This week, we will cover two additional questions we think remain unanswered:
- Is T-Mobile a meaningful business player beyond small business (50+ employees) in the next five years?
- Can any meaningful acquisition activity receive approval? Are there alternative structures that can address strategic gaps?
Question #3: T-Mobile for all Businesses?
Those of you who have followed the Brief over the last decade know that we are big fans of T-Mobile. From our “Dear John” letter in 2012 to the full chronicle of the T-Mobile/ Sprint merger throughout 2019 and 2020, we have analyzed every Uncarrier move and have been quick to point out Magenta’s strengths. The result has been a dramatic narrowing of market capitalization over the last decade (from ~$200 billion gap between T-Mobile and Verizon in 2012 to less than $3 billion at various points this past week – see nearby five year chart).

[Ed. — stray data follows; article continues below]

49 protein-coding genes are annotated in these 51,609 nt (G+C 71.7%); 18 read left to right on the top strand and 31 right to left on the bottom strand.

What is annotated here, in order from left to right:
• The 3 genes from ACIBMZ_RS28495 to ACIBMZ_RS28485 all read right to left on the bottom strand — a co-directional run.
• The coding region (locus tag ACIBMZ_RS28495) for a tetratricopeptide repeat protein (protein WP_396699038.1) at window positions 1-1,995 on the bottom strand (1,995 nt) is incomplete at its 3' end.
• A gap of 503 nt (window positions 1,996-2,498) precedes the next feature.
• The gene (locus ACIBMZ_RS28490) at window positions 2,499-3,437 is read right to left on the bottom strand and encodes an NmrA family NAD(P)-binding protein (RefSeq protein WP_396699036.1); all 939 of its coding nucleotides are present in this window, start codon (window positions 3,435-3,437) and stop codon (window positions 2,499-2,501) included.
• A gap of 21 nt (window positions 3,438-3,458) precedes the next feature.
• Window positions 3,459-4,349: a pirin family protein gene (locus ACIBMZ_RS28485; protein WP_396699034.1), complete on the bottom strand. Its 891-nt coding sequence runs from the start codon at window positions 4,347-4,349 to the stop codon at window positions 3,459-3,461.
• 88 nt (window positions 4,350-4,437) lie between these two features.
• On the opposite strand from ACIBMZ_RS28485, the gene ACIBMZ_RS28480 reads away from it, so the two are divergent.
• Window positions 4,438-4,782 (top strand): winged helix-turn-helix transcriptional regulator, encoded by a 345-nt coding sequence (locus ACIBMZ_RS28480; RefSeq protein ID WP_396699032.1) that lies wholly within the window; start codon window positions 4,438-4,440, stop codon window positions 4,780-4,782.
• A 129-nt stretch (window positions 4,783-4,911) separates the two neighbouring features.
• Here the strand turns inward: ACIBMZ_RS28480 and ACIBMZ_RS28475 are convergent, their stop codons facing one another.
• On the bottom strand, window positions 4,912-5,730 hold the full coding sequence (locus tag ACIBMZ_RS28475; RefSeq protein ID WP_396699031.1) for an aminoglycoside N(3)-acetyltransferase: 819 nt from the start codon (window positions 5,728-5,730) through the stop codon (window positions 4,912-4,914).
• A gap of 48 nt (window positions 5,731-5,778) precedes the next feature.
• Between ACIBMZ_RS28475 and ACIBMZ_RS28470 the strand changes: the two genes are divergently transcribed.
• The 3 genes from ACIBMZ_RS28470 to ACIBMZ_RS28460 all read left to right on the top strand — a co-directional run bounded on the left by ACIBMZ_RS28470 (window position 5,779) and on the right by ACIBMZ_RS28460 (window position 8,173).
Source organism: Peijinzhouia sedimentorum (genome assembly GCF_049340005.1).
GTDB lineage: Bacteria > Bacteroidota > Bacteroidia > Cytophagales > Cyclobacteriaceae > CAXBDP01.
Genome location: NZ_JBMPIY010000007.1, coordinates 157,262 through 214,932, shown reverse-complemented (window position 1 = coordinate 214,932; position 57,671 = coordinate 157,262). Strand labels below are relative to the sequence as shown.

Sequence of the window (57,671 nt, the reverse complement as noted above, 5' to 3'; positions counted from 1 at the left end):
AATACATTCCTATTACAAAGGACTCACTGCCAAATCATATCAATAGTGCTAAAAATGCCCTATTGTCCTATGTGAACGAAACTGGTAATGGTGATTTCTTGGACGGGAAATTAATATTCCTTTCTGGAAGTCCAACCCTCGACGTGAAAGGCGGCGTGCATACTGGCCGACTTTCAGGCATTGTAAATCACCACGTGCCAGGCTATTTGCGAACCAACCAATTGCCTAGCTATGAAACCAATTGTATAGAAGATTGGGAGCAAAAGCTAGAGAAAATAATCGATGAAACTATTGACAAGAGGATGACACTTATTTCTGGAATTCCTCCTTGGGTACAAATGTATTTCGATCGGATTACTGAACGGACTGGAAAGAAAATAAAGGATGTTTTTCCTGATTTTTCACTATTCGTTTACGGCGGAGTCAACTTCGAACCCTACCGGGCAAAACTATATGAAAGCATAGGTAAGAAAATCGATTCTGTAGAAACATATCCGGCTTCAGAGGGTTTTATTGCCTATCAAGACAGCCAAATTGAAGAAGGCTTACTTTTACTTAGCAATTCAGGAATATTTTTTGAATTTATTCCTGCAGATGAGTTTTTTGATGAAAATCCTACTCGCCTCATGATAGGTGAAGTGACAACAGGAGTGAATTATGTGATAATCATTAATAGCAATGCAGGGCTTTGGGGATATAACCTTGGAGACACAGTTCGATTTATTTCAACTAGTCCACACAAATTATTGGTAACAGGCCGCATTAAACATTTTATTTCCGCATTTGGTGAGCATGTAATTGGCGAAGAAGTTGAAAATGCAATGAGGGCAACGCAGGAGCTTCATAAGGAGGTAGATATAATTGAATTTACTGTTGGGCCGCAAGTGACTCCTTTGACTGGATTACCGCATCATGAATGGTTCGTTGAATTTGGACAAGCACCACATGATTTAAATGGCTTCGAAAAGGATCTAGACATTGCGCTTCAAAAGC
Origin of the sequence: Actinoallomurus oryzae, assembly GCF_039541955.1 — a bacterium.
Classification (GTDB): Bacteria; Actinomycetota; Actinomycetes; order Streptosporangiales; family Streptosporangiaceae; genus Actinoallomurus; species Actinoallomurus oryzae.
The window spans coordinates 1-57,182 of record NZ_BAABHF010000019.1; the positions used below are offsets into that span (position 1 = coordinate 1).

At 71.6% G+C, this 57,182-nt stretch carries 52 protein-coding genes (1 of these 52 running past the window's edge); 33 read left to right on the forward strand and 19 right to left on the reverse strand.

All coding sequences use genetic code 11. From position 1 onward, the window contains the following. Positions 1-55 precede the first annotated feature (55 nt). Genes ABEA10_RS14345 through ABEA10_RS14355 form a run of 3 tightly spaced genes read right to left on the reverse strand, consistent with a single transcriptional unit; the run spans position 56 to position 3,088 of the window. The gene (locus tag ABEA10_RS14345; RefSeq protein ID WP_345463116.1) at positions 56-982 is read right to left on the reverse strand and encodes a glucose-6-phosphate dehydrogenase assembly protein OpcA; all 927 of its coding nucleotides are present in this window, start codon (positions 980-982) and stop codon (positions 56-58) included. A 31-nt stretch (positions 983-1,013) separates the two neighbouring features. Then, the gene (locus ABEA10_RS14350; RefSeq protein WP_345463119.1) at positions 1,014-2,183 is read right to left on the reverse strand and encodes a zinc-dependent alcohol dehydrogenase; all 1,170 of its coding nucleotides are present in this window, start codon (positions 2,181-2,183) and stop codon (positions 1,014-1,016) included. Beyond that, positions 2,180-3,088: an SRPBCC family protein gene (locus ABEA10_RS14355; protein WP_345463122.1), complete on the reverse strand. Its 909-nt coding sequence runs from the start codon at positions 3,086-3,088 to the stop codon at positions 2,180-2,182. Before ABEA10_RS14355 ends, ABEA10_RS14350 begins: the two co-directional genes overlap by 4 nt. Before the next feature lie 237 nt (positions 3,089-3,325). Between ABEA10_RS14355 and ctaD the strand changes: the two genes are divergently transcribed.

The prospects for growth at T-Mobile are bolstered by their understanding of the consumer market and their ability to quickly mine synergies from the Sprint acquisition. T-Mobile is in a singular market position with their wholesale (through Mint Mobile and others), branded prepaid (Metro) and postpaid businesses. They understand how to invest in retail distribution, customer service, and marketing to grow market share better than their larger peers. And, thanks to their network “layer cake” (which now includes more 600 MHz spectrum thanks to a $3.5 billion purchase from Columbia Capital), they have a sustainable foundation to remain competitive.
As shown on the most recent earnings conference call, however, T-Mobile has a much different position in business than consumer. Here’s our paraphrased summary of questions asked by the analyst community a few weeks ago:
- David Barden (Bank of America) – Question about stock buybacks and increased EBITDA guidance.
- Simon Flannery (Morgan Stanley) – Questions about fixed wireless pull-through value and network capacity impacts. Mike Sievert, at the end of a lengthy response, cited the “exciting opportunities” that exist in the business space for fixed wireless.
- John Hodulik (UBS) – Questions about state of the consumer and details about the source of postpaid phone churn (Sprint versus Magenta).